Not many foreigners have their name given to a street in Bangkok
Asmall street, bordered by the massive silhouette of the Sheraton Royal Orchid Hotel and the adjacent River City shopping mall, was once home to one of the most important personalities in Siam—an Englishman who helped to develop port activities along the Chao Phraya River. This street, known as Captain Bush Lane, and its surrounding area, are being revitalised as part of the newly established ‘Bangkok Creative District’, which has been slowly emerging in and around the Thailand Design and Creative Centre (TCDC), which is now housed in the former General Post Office.
But who was Captain John Bush, and why is he among the scant few foreigners to have given their name to a street in Bangkok?
Born in England in 1819, John Bush arrived in Siam with his wife, in 1857, following the signing of the Bowring Treaty between Siam and Britain. This treaty opened trading to foreign companies and, at the same time, gave large commercial and extra-judicial concessions to British interests.
Flourishing trade saw a rise in activities along the Chao Phraya River, and King Mongkut (King Rama IV) soon asked Captain John Bush for his help in help managing and regulating port activities along the river. Bush then received the title of Harbour Master, a position that he kept for the next 30 years. He also had the honour of being the Captain of the ships that both King Mongkut and King Chulalongkorn (King Rama V) used when travelling around the Kingdom or abroad. He was bestowed with a Siamese knighthood under the royal title of Luang Wisoot Sakoradit Chao Ta.
However, Captain Bush was not only a Harbour Master, he was also a skilled businessman, creating the Bangkok Dock Co. Ltd, one of the largest and oldest engineering and shipping companies at that time. In a book about Siam dating back to 1908, the Bangkok Dock Company Ltd. is reported to have “two dry docks, three slipways capable of taking small steamers”. The book goes on to say that “during 1907, the company built no less than 18 launches (small vessels) while 45 vessels were docked in the large dock”. The Bangkok dock was also contracted to create the Royal Naval Dock, had a motor garage, and electric and mechanical workshops as well.
By building his fortune, the captain became one of the wealthiest men in Siam at that time, with a fortune estimated at 1.2 million baht (building a house at that time cost only 10,000 baht!). He also acquired plots of land along the new developing Charoen Krung Road, also called New Road, which was the centre of the European district. In the small alley which is today Charoen Krung Soi 30, he built a splendid villa with a front arcade surmounted by a large pediment, copying Northern Italian mansions in Palladian style.
The address was, back then, quite prestigious. Standing at the mouth of Klong Padung Krung Kasem, the structure had a direct view on the river and stood next to the Portuguese Embassy—today the oldest embassy in Thailand—with its superb Peranakan-style mansion house, built in 1860 (and later expanded around 1875). The house was just facing the grand façade of the Hong Kong and Shanghai Banking Corporation, and stood close to the British Consulate, the Custom House, and Bangkok’s first Post Office.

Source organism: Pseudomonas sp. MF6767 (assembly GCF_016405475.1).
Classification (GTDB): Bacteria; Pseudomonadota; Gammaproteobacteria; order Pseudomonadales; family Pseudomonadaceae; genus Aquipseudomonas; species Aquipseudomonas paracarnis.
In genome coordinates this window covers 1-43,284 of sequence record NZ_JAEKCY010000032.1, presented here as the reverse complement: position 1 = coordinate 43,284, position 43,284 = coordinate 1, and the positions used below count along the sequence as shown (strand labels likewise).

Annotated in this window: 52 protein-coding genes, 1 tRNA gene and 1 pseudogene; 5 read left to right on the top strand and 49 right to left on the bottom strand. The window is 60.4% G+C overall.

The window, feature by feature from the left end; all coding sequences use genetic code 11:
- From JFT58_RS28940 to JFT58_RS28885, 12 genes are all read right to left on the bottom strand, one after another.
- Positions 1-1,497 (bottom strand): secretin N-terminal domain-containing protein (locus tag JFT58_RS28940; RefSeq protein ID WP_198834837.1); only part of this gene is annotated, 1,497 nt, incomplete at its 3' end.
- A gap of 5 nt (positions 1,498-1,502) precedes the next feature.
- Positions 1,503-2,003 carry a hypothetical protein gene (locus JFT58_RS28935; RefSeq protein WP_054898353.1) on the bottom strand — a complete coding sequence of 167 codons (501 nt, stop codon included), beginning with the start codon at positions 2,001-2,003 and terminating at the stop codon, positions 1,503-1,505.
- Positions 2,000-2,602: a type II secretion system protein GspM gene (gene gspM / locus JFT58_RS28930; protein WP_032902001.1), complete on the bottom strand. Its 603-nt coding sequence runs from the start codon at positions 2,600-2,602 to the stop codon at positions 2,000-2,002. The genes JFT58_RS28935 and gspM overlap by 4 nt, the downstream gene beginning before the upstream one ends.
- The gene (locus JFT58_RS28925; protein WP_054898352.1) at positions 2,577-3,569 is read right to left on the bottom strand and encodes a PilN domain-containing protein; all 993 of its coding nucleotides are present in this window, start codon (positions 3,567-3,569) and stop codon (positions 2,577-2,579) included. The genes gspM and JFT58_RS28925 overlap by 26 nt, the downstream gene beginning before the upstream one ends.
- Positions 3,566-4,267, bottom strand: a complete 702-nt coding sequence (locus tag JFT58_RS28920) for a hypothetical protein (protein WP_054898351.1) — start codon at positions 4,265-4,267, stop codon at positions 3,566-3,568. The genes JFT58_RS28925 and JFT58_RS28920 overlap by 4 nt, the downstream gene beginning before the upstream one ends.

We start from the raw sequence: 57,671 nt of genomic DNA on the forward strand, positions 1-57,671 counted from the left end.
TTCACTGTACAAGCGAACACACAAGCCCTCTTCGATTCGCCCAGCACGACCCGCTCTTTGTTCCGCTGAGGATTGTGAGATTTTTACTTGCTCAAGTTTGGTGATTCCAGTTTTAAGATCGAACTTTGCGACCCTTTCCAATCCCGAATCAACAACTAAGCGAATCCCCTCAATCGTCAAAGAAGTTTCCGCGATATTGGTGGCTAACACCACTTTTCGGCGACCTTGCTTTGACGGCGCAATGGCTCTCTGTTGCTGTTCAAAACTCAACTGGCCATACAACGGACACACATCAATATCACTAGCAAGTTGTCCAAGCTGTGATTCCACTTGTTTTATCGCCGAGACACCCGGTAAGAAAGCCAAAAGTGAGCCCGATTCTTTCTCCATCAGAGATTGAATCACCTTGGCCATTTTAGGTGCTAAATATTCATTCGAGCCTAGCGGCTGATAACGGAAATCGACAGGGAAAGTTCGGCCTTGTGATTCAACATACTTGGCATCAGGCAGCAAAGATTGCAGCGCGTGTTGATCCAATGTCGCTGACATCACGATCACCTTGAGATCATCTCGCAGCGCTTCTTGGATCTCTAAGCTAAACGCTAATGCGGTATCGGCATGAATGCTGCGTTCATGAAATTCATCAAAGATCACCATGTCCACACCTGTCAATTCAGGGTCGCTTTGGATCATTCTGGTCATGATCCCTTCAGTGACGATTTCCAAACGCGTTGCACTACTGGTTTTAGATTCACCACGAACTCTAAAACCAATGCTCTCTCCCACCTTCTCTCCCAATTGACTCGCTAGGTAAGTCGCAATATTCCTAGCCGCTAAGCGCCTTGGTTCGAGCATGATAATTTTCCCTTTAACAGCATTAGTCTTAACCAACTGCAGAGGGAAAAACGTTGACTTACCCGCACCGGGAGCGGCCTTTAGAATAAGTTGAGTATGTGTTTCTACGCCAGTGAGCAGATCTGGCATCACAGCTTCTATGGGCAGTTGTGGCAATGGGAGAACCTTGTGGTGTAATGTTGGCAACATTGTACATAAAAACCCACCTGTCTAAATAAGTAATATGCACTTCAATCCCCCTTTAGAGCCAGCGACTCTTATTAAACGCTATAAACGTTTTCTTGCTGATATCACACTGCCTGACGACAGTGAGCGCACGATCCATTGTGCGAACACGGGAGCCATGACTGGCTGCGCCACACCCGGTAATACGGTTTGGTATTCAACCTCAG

After the death of Captain Bush in 1905, the house served for a while as the family’s home, before it was turned—for a time—into the main office of a French distillery company.
For many years since, the ramshackle structure has sat quietly in the shadows, awaiting a new lease on life. It was feared that this neo-classical masterpiece would give way to a modern building, such as what happened to the HSBC building when it was replaced in 1982 by the Sheraton Hotel. Fortunately, the property belongs to the Crown Property Bureau which considers “House No.1” to be a structure of historical value representing a fine example of neoclassical architecture during the reign of King Rama V.
Following a two-year restoration, the house reopened to the public in early 2017. Still known as “House No.1”, it is an elegant romantic venue for special events, such as corporate meetings or society weddings. The organization looking after the house welcomes booking enquiries, and lavish decorations and even catering by Michelin star chefs are offered as part of their private function packages.
The villa’s interior reflects the early 20th century taste for European style, with its arched windows, painted walls, stucco ceilings, and floor paved with imported marble tiles. Next to the house, near the parking lot, stands a dilapidated building. It is actually the historical warehouse of Louis T. Leonowens Ltd, a business run by the son of the infamous Anna Leonowens—the British educator of the Royal Children during the reign of King Mongkut, and whose life formed the basis for Margaret Landon’s 1944 book Anna and the King of Siam). While other houses on the premises of the company have all been destroyed this warehouse remains, and should also be restored as part of Bangkok Creative District foundation projects.
Opposite to House No.1, past the Sheraton Royal Orchid Hotel, at the corner by the Portuguese Embassy, is the second part of Soi 30 on Charoen Krung. It is lined with 70-year old warehouses, constructed by Japanese. As part of the revitalization project around the TCDC—known as Warehouse 30—they have been carefully restored and converted into art spaces, shops, antique stores, fashion boutiques, and meeting spaces and cafés. It’s the heart of the new creative Bangkok!
Words and photos by Luc Citrinot